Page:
First contact of the eclipse started at 11:45:48 am CT. Totality began at 01:12:31 pm CT and ended at 01:15:03 pm CT. The eclipse was completely over at 02:40:18 pm CT.


Clouds and Photos – Finding the Sun

As I noted earlier, my goal was to try and capture both the eclipse itself with a long telephoto lens (i.e. the different stages of the moon covering the sun) as well as the sensory experience of the eclipse (and those around me) with my wide-angle lens. 

My Before shot of the sun. Note the sunspots in the center and bottom left. FYI - the sun appears orange in these images due to the darkness of the solar filters used on the camera lens.

In order to give some photographic perspective on the event, it was important to capture the before shot of the eclipse as much as the during and after shots. One of the first things I did after arriving at CJ's house was to take a photo of the sun before any part of the moon was covering it. Thankfully, there were no clouds in the way.

After this shot, however, the clouds would cause havoc and play a large role in photographing the eclipse all the way up until totality. In fact, most of the early photos of the eclipse before totality were quite fuzzy as even finding the sun in the sky through the camera proved to be quite frustrating.

As mentioned earlier, CJ and I were using the same app on our smartphones – Solar Eclipse Timer. I could not ask more out of an app. First, it calculates your location via GPS and how it relates to the eclipse. For example, once I checked in my position, it not only told me when to expect the eclipse to begin, it also told me the times of the different phases of the eclipse, when totality would begin, how long totality would last, when to put on/take off/put on my solar glasses and filters, etc. The best part is that it would tell me not with a beep or ring but with an actual human voice. 

The app would also give me a countdown on when things would occur – and it would be correct to the second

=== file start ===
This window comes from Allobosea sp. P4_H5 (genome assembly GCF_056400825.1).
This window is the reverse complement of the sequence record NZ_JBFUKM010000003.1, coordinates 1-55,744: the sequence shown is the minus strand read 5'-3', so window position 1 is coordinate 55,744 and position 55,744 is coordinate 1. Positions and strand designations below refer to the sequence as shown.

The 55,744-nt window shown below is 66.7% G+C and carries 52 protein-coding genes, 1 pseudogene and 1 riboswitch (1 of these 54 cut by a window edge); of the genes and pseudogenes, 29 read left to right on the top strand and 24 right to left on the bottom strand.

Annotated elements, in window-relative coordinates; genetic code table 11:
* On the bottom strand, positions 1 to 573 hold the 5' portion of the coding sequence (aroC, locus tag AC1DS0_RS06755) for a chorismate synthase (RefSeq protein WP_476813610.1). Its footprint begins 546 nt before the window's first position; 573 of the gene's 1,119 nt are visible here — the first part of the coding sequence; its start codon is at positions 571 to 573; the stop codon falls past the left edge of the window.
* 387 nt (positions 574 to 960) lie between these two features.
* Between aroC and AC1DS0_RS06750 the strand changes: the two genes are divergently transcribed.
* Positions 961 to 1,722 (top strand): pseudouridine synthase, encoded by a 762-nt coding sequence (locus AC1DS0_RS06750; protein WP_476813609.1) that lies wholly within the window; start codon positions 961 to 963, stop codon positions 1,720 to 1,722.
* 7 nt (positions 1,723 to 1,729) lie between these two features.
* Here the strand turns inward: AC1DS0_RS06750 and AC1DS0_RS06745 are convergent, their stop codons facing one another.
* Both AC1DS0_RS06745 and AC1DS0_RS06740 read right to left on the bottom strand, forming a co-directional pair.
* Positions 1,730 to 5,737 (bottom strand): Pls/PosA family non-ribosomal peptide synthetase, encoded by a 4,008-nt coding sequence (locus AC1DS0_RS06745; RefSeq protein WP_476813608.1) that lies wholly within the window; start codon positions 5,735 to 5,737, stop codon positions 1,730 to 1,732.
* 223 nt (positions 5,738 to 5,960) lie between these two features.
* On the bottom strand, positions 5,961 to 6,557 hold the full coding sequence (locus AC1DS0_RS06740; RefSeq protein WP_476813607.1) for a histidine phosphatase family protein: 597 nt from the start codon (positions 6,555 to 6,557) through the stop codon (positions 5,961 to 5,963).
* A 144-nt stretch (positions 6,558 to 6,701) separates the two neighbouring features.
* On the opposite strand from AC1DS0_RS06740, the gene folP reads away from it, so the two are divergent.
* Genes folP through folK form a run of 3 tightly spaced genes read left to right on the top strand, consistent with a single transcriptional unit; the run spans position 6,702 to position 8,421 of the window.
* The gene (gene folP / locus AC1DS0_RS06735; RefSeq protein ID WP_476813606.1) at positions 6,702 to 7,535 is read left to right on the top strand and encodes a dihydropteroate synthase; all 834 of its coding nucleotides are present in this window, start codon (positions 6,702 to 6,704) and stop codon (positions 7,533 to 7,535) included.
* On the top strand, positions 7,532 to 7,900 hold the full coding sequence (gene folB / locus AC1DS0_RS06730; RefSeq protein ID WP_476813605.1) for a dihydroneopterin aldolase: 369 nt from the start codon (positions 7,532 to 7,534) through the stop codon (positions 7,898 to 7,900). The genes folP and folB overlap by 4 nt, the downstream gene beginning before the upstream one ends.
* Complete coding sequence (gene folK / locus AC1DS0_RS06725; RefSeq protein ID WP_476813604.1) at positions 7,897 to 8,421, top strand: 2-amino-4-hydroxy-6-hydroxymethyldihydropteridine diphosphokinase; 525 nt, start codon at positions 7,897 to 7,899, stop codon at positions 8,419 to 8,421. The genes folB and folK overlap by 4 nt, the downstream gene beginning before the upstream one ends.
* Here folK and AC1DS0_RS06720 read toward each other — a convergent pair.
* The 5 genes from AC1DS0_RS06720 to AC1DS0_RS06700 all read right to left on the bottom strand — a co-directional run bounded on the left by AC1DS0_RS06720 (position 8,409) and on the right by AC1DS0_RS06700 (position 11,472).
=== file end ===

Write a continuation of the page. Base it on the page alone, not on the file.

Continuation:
Fuzzy image of the sun due to heavy clouds in the region of Columbia, Missouri. FYI - the sun appears orange in these images due to the darkness of the solar filters used on the camera lens.

Approaching Totality

As we got closer to totality, time seemed to both stop and accelerate at the same time. Because of the clouds, I continued to struggle to track and focus on the sun with my camera. As important as it was for me to get good photos, part of this experience was to get in tune with nature and myself, finding that spiritual realm that many eclipse chasers seek. As a God-loving person, sometimes you just have to let go of the things you want and look for the things He provides – the things we need – happiness, companionship, contentment.

Just before totality, there was a point where I recall taking a very deep breath and saying to myself, "Relax. You made it this far. Try and enjoy the moment. Photos are merely gravy at this point."

About a minute before totality, the sky was getting darker, the temperature was dropping, the clouds began to clear, and the dogs in the house started going absolutely nuts.

They knew.


Totality – the Moment of Truth

When they say practice makes perfect, believe it.

By getting myself to relax, I found the presence of mind to remember why I was in somebody's front yard in the middle of the country with 50 pounds of photographic equipment. It was surreal. I found myself taking photos with one camera of the totality of the moon crossing in front of the sun, then also found myself with my other camera, taking wide-angle photos of the sky, the horizon, and the people who befriended me just a few hours earlier.